Although spring is on the horizon, the detrimental impacts of this year's harsh winter still loom as threats for roof collapses continue.
"Usually one single storm by itself is not enough to ever cause a roof collapse," AccuWeather Forensic Meteorologist Steve Wistar said.
However, a winter like this one, with a series of back-to-back snowstorms and numerous cold fronts let multiple snowfalls accumulate without allowing snow to melt in between storms, increases the risk for roof collapses.
This winter following a series of snowstorms in the Northeast, the roof of the WGAL Channel 8 studio in Lancaster, Pa., partially collapsed due to snow and ice on Friday, Feb. 14, 2014, according to Lancaster Online.
"This winter there were some collapses in February because the snow had been accumulating since December, so there was a buildup," Wistar said.
The shape of a rooftop is an important factor when determining the vulnerability of a roof. A pitched or slated roof is less of a risk than a flat roof.
"As snow sits on roofs, especially flat ones, it compacts and becomes more dense," AccuWeather Meteorologist Mark Paquette said.
A flat roof does not allow snow to easily work with gravity and slide off the rooftop and as a result the snow and ice can make the load on the rooftop heavy, thus weakening the house's internal structure over time and eventually causing it to break and collapse.
Other than the shape of the roof, what's positioned on top of it can influence how well it holds up in ongoing winter weather.
The worst situations are flat roofs with a parapet, or roofs with a wall around the edge, or those with heating, ventilation and air conditioning, or HVAC, units because these trap the snow when the wind blows and cause a snow drift to build on one side of the rooftop, according to Wistar.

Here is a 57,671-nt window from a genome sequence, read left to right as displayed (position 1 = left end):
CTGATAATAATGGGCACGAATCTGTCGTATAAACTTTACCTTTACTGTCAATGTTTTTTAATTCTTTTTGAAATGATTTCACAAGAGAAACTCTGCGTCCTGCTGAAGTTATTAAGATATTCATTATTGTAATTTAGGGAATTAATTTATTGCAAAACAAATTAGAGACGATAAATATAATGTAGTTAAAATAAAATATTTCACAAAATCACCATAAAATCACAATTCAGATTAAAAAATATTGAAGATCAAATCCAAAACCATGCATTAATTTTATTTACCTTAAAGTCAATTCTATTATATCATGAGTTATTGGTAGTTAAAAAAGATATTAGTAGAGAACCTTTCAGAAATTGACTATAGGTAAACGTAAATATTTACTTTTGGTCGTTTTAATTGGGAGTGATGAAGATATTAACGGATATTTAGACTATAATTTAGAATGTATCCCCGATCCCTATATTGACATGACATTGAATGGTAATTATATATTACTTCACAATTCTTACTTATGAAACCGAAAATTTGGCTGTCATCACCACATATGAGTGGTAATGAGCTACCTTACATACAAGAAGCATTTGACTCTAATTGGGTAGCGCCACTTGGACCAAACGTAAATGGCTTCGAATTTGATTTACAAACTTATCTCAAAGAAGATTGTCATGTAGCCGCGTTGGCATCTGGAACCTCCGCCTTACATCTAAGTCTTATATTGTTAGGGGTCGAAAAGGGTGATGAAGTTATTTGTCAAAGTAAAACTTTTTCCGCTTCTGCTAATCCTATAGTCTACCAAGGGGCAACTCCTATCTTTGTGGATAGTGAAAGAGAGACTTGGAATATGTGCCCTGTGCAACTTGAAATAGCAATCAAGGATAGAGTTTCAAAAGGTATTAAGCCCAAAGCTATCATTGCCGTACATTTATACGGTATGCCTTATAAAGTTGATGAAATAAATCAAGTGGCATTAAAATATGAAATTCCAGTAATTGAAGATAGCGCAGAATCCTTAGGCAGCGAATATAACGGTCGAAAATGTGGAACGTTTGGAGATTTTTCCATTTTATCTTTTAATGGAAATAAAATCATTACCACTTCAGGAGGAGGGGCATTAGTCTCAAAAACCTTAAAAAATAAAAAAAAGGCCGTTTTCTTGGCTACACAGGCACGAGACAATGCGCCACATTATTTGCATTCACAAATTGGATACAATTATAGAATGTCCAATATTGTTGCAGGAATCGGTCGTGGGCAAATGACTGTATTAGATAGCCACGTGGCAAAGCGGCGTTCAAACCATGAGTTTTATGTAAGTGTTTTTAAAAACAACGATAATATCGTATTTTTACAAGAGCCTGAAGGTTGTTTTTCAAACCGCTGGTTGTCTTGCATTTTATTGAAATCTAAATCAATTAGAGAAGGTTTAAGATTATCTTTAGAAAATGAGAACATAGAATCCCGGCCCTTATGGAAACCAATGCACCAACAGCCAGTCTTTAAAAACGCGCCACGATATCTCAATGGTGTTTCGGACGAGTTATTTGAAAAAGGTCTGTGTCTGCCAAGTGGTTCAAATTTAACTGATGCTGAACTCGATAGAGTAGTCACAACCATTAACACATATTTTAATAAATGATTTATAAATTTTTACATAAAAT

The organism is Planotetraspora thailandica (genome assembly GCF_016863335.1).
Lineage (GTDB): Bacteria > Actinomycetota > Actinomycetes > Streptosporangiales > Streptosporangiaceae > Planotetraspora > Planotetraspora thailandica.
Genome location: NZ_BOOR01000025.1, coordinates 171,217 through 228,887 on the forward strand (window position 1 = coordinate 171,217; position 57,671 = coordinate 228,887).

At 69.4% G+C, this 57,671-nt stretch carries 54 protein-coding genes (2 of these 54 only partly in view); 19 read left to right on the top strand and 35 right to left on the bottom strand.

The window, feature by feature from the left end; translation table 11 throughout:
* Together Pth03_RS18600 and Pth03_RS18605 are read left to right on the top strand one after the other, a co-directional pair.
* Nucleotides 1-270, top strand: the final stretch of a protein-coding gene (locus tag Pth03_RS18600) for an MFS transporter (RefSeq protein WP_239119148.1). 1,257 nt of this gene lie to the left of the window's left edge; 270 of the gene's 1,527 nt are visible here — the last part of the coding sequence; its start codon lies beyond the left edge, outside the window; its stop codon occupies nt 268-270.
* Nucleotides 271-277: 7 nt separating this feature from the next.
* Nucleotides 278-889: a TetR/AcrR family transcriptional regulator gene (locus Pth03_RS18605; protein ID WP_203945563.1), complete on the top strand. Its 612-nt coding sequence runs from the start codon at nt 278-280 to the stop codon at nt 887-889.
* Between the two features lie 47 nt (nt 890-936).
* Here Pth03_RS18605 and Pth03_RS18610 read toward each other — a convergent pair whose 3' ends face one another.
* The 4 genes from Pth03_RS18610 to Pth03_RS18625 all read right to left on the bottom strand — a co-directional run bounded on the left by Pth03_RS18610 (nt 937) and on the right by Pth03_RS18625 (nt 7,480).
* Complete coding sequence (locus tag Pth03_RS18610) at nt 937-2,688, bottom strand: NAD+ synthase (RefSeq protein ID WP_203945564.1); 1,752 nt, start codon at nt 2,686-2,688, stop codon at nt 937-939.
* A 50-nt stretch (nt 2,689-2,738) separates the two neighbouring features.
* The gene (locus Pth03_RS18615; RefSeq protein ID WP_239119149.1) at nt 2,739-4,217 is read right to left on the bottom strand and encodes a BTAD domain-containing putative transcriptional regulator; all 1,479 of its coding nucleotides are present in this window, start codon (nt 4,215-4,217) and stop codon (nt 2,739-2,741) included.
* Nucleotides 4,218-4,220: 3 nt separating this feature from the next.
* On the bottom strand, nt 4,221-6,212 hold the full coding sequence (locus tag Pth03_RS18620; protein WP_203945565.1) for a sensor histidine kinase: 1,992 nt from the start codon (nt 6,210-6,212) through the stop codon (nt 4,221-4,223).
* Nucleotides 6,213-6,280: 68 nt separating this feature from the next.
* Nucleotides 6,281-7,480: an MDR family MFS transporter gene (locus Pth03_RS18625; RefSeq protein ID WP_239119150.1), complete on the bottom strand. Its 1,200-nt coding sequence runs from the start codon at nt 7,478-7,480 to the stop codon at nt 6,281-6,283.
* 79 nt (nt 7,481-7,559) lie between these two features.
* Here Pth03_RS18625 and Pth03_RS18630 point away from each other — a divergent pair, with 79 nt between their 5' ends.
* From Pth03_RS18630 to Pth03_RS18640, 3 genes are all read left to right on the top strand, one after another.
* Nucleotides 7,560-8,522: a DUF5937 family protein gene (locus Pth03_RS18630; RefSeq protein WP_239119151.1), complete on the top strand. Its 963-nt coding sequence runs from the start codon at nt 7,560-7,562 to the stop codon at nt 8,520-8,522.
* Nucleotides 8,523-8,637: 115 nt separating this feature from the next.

Besides the rooftop itself, the type of snow dumped during a storm can greatly effect the likelihood of a collapse.
Storms that bring heavy, wet snow to an area are the most dangerous due to the high water content in the snow. The higher the water content, the more weight the snow puts on a rooftop.
However, rain after accumulating snowfall can also be harmful as the snowpack will then absorb the water and become even heavier.
While roof collapses today are much less likely than they used to be due to updated building codes requiring every roof be built to hold a specific amount of load, there are three factors that make a rooftop more susceptible to collapsing.
Rooftops on unheated structures like barns or garages are more prone to collapse when compared to heated structures, according to Professor of Civil Engineering at Rensselaer Michael O'Rourke.
"Heat flow up through a roof reduces the roof load over time and thus reduces the susceptibility," O'Rourke said.
Built before any building codes, older buildings also have increased instability, because over time the structural integrity of the roof lessens and things rust and rot, according to O'Rourke.
Although many buildings today are built with steel or concrete, wooden roofs are also prone to collapses.
"Unlike steel and concrete, wood gets weaker over time when subjected to significant loads," O'Rourke said.
Even if a collapse does not occur, leaking and ice dams are other threats that accumulating snow on a rooftop can cause if not properly taken care of.
To safely remove snow from a rooftop or detect potential problems with a roof, see the tips below from Professor of Civil Engineering at Rensselaer Michael O'Rourke.
Tips to Safely Remove Snow From a Roof:
2. Turn up the heat in the house, as this can help melt the snow on the roof.
3. Get a snow rake and reduce the snow load by standing on the ground and pulling snow off the roof.